The Hospital conflates receiving " any benefit" with receiving a "de facto refund." In the instant case, the benefit gained by the Hospital was monetary and came directly from the IRS as a result of a bargained-for exchange. This is in no way analogous to an employer who decides, for example, not to file for a refund due to administrative costs or challenges, and in fact is more analogous to an employer who actually files for a refund. See id. at *11. Moreover, as explained in the Opinion, the benefit gained by the Hospital likely included value from the IRS in consideration of Plaintiffs' potential claims, which would not be the case if an employer simply decided not to file for a refund without bargaining with the IRS. See id.

iii. Statute of Limitations

The Hospital also contends that the Court overlooked controlling authority by holding that Plaintiffs need not plead facts concerning their due diligence to support equitable tolling of the statutes of limitations. This contention likewise lacks merit. The Hospital argues, citing Koch v. Christie's Int'l PLC, 699 F.3d 141, 157 (2d Cir. 2012), that where the pleading shows that the statute of limitations has run, plaintiffs must allege a factual basis for equitable tolling in the pleadings. Here, however, Plaintiffs have pled a factual basis for equitable tolling, as they have pled that the Hospital concealed from them the existence and the terms of the Settlement.

The Hospital argues that Plaintiffs also needed to plead facts showing that they performed reasonable diligence because they "could readily have ascertained if FICA refund claims had been filed simply by asking the Hospital or the IRS." However, as discussed above, Plaintiffs' claims are based not only on the Hospital's failure to file FICA refund claims, but also on its execution of the Settlement. The Hospital's failure to file FICA refund claims on its own would not give rise to Plaintiffs' claims. Therefore, Plaintiffs have pled a basis for establishing that they could not, even through diligence, have found out about their claims any earlier.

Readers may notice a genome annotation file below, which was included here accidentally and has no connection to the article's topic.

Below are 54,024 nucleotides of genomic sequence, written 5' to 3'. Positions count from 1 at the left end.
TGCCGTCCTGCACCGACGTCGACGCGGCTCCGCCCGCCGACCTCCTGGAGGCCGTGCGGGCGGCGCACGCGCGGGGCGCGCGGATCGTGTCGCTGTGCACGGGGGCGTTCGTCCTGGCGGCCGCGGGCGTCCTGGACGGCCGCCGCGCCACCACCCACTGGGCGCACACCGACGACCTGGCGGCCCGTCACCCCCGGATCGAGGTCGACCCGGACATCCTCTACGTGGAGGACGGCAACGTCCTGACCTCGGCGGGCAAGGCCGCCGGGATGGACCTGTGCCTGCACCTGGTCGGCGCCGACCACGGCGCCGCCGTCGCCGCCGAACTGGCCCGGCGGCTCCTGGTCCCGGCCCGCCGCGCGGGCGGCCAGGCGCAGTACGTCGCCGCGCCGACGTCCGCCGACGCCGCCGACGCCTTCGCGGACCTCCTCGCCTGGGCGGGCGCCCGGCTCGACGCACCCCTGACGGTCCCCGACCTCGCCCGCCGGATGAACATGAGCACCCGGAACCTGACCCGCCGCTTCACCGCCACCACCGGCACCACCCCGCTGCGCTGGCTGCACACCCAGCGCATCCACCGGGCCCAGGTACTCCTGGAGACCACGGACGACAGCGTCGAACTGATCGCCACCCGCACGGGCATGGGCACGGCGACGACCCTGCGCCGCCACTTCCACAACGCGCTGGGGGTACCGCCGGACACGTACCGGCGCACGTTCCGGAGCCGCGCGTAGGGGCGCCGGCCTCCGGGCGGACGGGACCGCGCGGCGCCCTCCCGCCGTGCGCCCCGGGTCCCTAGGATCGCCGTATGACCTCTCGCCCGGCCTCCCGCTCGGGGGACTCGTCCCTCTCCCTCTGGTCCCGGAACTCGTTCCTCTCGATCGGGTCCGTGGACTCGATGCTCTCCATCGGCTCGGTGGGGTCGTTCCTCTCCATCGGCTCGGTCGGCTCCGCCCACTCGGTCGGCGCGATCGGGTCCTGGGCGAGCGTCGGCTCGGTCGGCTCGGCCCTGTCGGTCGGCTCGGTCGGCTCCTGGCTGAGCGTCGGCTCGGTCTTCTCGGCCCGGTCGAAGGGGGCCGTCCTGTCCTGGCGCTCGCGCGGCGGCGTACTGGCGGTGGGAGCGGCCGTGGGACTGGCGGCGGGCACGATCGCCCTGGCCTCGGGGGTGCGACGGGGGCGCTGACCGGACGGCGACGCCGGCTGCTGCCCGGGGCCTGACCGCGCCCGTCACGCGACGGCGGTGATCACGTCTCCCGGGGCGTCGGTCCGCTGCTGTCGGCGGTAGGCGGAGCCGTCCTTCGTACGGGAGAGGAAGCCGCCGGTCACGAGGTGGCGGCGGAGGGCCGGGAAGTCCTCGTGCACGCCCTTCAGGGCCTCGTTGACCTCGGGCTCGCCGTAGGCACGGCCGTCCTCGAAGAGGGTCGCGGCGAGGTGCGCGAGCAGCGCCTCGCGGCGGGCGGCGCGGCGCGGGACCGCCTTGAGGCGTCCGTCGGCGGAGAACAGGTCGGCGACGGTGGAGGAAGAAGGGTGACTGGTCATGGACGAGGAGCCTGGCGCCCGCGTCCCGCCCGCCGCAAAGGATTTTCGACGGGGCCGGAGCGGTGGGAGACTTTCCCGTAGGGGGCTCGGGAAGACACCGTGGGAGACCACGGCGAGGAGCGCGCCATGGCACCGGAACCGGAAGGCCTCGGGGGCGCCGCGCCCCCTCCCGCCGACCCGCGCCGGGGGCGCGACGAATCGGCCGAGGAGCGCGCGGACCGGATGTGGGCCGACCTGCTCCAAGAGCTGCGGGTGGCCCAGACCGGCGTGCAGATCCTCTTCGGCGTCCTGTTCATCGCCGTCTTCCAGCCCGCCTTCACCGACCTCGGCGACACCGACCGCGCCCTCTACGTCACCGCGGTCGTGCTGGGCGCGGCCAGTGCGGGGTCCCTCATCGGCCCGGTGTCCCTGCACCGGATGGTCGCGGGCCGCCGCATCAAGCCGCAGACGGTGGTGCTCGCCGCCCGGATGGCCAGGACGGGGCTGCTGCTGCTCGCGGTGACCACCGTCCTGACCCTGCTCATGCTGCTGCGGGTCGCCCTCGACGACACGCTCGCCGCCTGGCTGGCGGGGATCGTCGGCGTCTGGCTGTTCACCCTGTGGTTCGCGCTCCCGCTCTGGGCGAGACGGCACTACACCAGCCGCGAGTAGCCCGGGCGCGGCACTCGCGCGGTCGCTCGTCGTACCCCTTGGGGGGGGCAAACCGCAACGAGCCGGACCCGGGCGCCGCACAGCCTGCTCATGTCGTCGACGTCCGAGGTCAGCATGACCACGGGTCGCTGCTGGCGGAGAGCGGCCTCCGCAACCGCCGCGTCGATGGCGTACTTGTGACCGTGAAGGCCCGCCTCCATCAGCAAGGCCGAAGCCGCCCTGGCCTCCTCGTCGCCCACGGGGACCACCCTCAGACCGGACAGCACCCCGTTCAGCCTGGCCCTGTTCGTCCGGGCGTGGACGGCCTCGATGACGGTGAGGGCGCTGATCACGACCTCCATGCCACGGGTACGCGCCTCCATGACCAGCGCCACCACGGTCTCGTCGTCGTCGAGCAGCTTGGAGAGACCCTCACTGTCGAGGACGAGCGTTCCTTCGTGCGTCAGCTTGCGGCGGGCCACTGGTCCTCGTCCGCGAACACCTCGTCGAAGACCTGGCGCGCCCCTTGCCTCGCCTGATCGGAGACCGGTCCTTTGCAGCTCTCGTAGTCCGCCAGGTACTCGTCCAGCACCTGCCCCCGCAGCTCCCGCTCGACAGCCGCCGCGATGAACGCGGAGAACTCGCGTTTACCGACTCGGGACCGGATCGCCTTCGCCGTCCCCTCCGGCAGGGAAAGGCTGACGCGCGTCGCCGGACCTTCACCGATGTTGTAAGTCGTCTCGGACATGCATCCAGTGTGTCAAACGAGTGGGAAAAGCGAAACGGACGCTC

Unlike in the cases cited by the Hospital, nothing in the record here shows that Plaintiffs should have uncovered the Hospital's alleged wrongdoing, i.e., entering into the Settlement, before they did. Therefore, as the Court previously held, a decision regarding whether tolling is appropriate and for how long will need to be made on a full factual record. See Childers, 2014 WL 2815676, at *17.

The Hospital's argument concerning the fraud discovery accrual rule similarly fails because it ignores the fact that Plaintiffs' claims are based on the Hospital's entering into the Settlement. The Hospital argues that Plaintiffs were on inquiry notice of the alleged fraud in March 2010, when the IRS announced that those residents and hospitals that filed protective claims were eligible for refunds. However, nothing about this announcement would have put Plaintiffs on inquiry notice about the Settlement, which is the core of the alleged fraud.

The Hospital relies on Koch, 699 F.3d at 156, for the proposition that "where the facts would suggest the probability of fraud to a reasonably intelligent person, failure to investigate will prove fatal to the plaintiff's claim...." However, Plaintiffs did not learn about the terms of the Settlement until 2013. Therefore, it is certainly possible that Plaintiffs could not have discovered, even through diligence, the alleged fraud until then, and, as the Court previously held, whether they could have will need to be determined on a full record. See Childers, 2014 WL 2815676, at *17.